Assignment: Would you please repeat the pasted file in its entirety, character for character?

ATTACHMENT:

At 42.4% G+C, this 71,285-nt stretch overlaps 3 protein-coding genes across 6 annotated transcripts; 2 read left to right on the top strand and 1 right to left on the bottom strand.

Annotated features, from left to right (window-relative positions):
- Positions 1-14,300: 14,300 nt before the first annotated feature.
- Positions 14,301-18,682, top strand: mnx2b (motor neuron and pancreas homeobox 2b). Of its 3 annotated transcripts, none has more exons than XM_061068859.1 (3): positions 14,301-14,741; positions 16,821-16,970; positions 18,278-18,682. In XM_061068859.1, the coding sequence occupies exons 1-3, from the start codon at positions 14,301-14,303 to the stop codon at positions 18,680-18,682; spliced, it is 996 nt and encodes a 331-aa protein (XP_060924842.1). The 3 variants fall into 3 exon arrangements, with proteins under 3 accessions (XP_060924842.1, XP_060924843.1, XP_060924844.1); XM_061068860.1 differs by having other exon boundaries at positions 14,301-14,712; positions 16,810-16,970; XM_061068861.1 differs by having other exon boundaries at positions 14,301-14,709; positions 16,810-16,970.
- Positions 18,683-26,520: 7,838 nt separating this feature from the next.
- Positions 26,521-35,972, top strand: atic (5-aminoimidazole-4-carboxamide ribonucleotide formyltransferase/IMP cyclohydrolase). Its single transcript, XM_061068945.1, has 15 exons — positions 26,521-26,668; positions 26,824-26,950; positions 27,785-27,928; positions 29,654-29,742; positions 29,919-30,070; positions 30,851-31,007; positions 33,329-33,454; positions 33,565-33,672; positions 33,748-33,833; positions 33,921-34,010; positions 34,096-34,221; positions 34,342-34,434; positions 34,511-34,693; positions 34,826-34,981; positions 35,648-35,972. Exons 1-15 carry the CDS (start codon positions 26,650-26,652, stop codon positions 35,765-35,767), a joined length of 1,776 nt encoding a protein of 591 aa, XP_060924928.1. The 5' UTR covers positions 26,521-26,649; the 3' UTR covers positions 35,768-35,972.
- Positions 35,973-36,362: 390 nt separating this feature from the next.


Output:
At 42.4% G+C, this 71,285-nt stretch overlaps 3 protein-coding genes across 6 annotated transcripts; 2 read left to right on the top strand and 1 right to left on the bottom strand.

Annotated features, from left to right (window-relative positions):
- Positions 1-14,300: 14,300 nt before the first annotated feature.
- Positions 14,301-18,682, top strand: mnx2b (motor neuron and pancreas homeobox 2b). Of its 3 annotated transcripts, none has more exons than XM_061068859.1 (3): positions 14,301-14,741; positions 16,821-16,970; positions 18,278-18,682. In XM_061068859.1, the coding sequence occupies exons 1-3, from the start codon at positions 14,301-14,303 to the stop codon at positions 18,680-18,682; spliced, it is 996 nt and encodes a 331-aa protein (XP_060924842.1). The 3 variants fall into 3 exon arrangements, with proteins under 3 accessions (XP_060924842.1, XP_060924843.1, XP_060924844.1); XM_061068860.1 differs by having other exon boundaries at positions 14,301-14,712; positions 16,810-16,970; XM_061068861.1 differs by having other exon boundaries at positions 14,301-14,709; positions 16,810-16,970.
- Positions 18,683-26,520: 7,838 nt separating this feature from the next.
- Positions 26,521-35,972, top strand: atic (5-aminoimidazole-4-carboxamide ribonucleotide formyltransferase/IMP cyclohydrolase). Its single transcript, XM_061068945.1, has 15 exons — positions 26,521-26,668; positions 26,824-26,950; positions 27,785-27,928; positions 29,654-29,742; positions 29,919-30,070; positions 30,851-31,007; positions 33,329-33,454; positions 33,565-33,672; positions 33,748-33,833; positions 33,921-34,010; positions 34,096-34,221; positions 34,342-34,434; positions 34,511-34,693; positions 34,826-34,981; positions 35,648-35,972. Exons 1-15 carry the CDS (start codon positions 26,650-26,652, stop codon positions 35,765-35,767), a joined length of 1,776 nt encoding a protein of 591 aa, XP_060924928.1. The 5' UTR covers positions 26,521-26,649; the 3' UTR covers positions 35,768-35,972.
- Positions 35,973-36,362: 390 nt separating this feature from the next.